As I sometimes struggle to start writing a paper, or to study for an exam, I find that I have to do some mental somersaults. I jump through some hoops, procrastinate a bit more, and eventually I come out ready to write. I find the most effective way to convince myself to start assignments comes in thinking about their context.
We respond, for the most part, predictably to stimulus. Someone suddenly jumps out from an alley way at night: we recoil. We eat our favorite food: we feel content and delighted. What’s interesting is if we think a bit more about the context surrounding the stimulus, we can approach or perceive it in a radically different manner.
The beauty of this is:
- It’s completely personal. I don’t need someone else to confer with. But, it can also be useful to speak with others to see a bigger or more detailed picture.
- I can do things outside of my ‘cage’. I can think about things in a different light, I can validate myself in pursuing them. Conversely, I can scrutinize and decide to continue or cease actions.
- There are so many ways to think about context, and none of them are wrong!
When I approach a paper I might not enjoy, I think through contexts in which I might be bubbling with enthusiasm to begin. I may think more big picture: it’s worth doing this to get a nice grade, which means more opportunity, more success in the future! I might think more short term: I can get this out of the way and then enjoy some free time! There are many paths to traverse.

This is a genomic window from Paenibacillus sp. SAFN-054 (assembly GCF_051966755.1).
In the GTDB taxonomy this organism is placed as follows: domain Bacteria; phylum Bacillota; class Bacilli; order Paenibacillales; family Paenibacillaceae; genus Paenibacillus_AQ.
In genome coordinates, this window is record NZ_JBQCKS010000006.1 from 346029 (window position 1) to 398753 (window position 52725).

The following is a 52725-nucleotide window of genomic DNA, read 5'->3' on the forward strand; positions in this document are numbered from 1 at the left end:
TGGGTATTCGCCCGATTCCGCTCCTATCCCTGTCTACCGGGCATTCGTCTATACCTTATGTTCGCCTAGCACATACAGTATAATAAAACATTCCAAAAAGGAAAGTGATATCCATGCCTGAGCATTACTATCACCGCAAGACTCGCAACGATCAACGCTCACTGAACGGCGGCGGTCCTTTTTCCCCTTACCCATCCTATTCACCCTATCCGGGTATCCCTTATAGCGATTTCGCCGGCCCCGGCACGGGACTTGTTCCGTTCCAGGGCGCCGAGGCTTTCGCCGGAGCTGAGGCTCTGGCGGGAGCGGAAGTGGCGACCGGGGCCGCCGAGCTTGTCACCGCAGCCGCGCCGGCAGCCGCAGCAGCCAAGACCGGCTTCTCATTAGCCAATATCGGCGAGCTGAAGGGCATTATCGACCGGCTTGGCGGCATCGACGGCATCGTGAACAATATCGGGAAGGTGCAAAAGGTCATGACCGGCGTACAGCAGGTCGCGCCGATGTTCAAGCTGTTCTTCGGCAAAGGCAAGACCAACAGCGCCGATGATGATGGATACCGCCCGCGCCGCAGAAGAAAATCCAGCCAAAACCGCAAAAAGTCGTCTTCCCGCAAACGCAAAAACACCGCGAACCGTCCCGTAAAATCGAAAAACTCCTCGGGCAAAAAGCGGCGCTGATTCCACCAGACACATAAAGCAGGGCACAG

The qualities of the paper may cause certain innate responses. I might see the 50 page length and think, wow, how incredibly demoralizing, what a major bummer. Never fear! There are benefits in recognizing the contextual aspects that influence my perceptions. I can skew my thinking to view the aspects in a manner that is the most beneficial for me. There are infinite possibilities in perception.
Imagine your favorite movie as a different genre. I picture La La Land as a horror movie. Would it suck? Would it be even better? That’s tough to say. But in thinking of it in a different context I can appreciate the aspects of it that work and don’t work for me. I can understand why I feel motivated to sing along to parts of it, or why I always cry at the end. In understanding context, I understand myself.
There is value in realizing that context can be shifted. The application of this realization has changed my life. I once struggled through certain activities I didn’t want to do. Some might think, ‘That’s called growing up!” I’m suggesting that you can do more than force yourself to get through something: it is possible to find enjoyment and reason to do anything through a shift in how you perceive and react to context.
Side note reflection. I remediated from video to text: translating the ‘big picture,’ and less the exact images. I think this remediation is a bit different from the video in content, but it is ultimately still on the same topic and I think gets at the valuable meaning of this concept (for me, at least).